If you listen to what T-Mobile CEO John Legere has been saying about the T-Mobile Sprint merger, Verizon and AT&T should be running scared. “Even with their vast resources, AT&T and Verizon cannot rapidly build nationwide 5G and their planned 5G networks will only be available sporadically in just a handful of very limited areas,” T-Mobile’s press release says. “To build nationwide 5G, they either have to kick
current customers off LTE, which would take years, or use a type of spectrum (millimeter wave) that can only carry a signal 2,000 feet from a cell site – versus multiple miles for other spectrum – making it nearly impossible for either of them to create a truly nationwide 5G network quickly.”
That’s not a small threat. If Legere is right (a big if!), T-Mobile will rocket ahead of its competitors in rolling out 5G, knocking Verizon and AT&T off the top spots in wireless for the first time in decades. If that’s all true, why is Verizon’s CEO so blase about the whole thing?
“We don’t care, is the answer to that,” Verizon CEO Lowell McAdam told GeekWire in an interview. “Maybe the fourth time is the charm here, I don’t know,” he said, throwing shade on T-Mobile’s previous efforts to merge. He told the same thing to the Seattle Times, saying “We don’t have a point of view on whether it goes through or it doesn’t…we frankly don’t care.”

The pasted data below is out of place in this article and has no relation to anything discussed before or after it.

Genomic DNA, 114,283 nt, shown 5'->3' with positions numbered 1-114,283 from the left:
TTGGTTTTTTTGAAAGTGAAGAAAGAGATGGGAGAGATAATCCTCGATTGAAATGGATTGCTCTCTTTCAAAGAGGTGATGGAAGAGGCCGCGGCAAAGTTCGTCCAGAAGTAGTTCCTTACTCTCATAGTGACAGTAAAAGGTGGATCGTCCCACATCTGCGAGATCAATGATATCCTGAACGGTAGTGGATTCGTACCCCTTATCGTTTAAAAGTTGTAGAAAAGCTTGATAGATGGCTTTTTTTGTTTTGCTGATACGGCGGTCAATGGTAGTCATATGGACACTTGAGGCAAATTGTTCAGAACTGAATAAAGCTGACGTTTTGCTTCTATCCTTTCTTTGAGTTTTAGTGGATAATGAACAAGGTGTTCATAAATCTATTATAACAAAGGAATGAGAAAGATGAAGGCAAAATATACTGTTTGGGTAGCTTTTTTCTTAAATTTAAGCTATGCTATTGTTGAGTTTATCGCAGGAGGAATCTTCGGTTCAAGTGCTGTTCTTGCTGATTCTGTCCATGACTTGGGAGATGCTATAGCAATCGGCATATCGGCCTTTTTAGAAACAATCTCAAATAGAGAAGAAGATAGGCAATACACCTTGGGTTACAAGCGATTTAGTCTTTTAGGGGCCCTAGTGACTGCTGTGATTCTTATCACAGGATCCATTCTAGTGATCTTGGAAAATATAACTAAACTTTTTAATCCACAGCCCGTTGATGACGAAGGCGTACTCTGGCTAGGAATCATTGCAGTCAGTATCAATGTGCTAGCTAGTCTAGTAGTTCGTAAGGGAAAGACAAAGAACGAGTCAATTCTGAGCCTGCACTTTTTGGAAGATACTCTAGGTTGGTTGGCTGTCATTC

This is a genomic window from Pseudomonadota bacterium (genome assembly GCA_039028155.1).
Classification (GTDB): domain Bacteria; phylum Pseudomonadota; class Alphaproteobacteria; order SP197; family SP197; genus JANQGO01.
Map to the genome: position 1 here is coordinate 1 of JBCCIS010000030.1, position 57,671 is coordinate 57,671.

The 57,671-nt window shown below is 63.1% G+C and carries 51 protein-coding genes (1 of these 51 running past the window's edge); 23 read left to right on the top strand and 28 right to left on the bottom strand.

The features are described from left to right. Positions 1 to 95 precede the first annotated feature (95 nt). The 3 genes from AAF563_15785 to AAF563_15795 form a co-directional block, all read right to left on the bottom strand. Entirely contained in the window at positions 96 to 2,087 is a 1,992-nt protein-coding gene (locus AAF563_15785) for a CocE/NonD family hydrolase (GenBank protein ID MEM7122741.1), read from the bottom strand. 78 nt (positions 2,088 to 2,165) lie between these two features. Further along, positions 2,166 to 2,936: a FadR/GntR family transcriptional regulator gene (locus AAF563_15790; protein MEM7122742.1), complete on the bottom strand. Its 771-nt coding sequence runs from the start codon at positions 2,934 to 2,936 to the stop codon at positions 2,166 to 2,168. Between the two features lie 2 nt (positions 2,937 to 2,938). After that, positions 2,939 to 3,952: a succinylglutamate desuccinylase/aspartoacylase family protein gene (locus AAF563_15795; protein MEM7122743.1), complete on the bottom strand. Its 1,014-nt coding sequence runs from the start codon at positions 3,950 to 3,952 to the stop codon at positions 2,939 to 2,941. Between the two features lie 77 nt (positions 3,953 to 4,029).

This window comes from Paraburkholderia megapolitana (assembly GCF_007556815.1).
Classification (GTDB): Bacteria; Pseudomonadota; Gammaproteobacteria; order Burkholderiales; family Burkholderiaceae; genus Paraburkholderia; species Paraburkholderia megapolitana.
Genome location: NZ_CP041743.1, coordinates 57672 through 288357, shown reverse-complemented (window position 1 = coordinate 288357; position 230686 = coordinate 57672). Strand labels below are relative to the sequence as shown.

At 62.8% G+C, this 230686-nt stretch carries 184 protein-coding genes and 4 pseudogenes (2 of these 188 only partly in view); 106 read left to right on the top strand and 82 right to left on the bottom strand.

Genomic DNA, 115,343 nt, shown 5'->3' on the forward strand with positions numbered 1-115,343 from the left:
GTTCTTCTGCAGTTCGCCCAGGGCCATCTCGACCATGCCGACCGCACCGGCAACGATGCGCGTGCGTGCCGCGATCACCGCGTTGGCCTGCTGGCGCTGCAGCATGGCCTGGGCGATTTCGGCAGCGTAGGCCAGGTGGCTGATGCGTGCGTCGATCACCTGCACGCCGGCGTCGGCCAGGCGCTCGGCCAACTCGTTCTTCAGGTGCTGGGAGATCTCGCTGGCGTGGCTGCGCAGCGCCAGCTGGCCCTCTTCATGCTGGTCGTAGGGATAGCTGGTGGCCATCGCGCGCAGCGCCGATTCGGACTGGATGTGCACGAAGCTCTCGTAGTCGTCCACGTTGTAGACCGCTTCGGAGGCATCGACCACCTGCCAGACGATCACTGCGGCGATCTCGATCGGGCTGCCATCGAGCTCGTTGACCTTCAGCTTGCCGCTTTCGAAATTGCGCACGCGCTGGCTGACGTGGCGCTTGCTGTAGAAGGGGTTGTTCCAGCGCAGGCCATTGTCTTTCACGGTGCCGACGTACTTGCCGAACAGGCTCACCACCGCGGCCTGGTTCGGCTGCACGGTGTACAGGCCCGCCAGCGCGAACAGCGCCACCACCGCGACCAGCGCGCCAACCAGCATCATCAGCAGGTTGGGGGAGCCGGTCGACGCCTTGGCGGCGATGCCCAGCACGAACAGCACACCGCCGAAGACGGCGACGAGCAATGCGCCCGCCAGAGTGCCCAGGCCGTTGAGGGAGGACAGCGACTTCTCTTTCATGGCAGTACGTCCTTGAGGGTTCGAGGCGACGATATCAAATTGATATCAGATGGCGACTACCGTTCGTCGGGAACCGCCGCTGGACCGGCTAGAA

He fleshed out his answer a little to GeekWire, saying “I think the U.S. has always been a competitive market. Competition will probably be different if they’re together, but it’s still going to be a very competitive market. So we don’t care. It’ll take them two years — a year of approval and a year of integration — before they’re pointed into the wind, if you will. And we’re going to make the most out of those two years.”
Cynically speaking, competition could be the real reason McAdam isn’t too worried about the merger succeeding or not. Critics have suggested that the merger would likely raise prices, as T-Mobile and Sprint are almost entirely responsible for the downwards pressure on pricing we’ve seen over the last few years, as well as the introduction of new features like unlimited data.
While a successful merger would mean that the combined network would have more capital resources to compete with Verizon, the removal of that low-price option could be fantastic for Verizon’s bottom line. T-Mobile has been a constant thorn in the side of Verizon for years; the fact that Verizon’s CEO doesn’t care about such a blockbuster merger suggests that it might not be as good for competition as Legere is making it out to be.